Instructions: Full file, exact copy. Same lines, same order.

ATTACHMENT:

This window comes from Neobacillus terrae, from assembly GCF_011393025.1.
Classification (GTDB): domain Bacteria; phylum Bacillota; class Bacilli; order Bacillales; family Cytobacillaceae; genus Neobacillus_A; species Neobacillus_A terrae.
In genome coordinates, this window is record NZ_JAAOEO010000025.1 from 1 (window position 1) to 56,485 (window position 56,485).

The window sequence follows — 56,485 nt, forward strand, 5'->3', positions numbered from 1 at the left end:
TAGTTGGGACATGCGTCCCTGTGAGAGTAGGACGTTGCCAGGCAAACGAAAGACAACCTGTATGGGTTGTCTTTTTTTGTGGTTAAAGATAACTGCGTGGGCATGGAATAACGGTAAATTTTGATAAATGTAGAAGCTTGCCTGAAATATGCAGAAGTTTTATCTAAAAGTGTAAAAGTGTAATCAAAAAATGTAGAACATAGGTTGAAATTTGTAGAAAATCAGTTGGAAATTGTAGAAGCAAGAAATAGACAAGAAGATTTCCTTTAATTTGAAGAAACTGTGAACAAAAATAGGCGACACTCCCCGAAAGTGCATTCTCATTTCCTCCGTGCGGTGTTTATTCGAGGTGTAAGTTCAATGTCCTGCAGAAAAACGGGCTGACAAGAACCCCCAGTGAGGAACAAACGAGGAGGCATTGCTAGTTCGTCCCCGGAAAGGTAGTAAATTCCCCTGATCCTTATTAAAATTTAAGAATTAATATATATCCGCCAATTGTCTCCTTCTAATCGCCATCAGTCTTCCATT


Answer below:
This window comes from Neobacillus terrae, from assembly GCF_011393025.1.
Classification (GTDB): domain Bacteria; phylum Bacillota; class Bacilli; order Bacillales; family Cytobacillaceae; genus Neobacillus_A; species Neobacillus_A terrae.
In genome coordinates, this window is record NZ_JAAOEO010000025.1 from 1 (window position 1) to 56,485 (window position 56,485).

The window sequence follows — 56,485 nt, forward strand, 5'->3', positions numbered from 1 at the left end:
TAGTTGGGACATGCGTCCCTGTGAGAGTAGGACGTTGCCAGGCAAACGAAAGACAACCTGTATGGGTTGTCTTTTTTTGTGGTTAAAGATAACTGCGTGGGCATGGAATAACGGTAAATTTTGATAAATGTAGAAGCTTGCCTGAAATATGCAGAAGTTTTATCTAAAAGTGTAAAAGTGTAATCAAAAAATGTAGAACATAGGTTGAAATTTGTAGAAAATCAGTTGGAAATTGTAGAAGCAAGAAATAGACAAGAAGATTTCCTTTAATTTGAAGAAACTGTGAACAAAAATAGGCGACACTCCCCGAAAGTGCATTCTCATTTCCTCCGTGCGGTGTTTATTCGAGGTGTAAGTTCAATGTCCTGCAGAAAAACGGGCTGACAAGAACCCCCAGTGAGGAACAAACGAGGAGGCATTGCTAGTTCGTCCCCGGAAAGGTAGTAAATTCCCCTGATCCTTATTAAAATTTAAGAATTAATATATATCCGCCAATTGTCTCCTTCTAATCGCCATCAGTCTTCCATT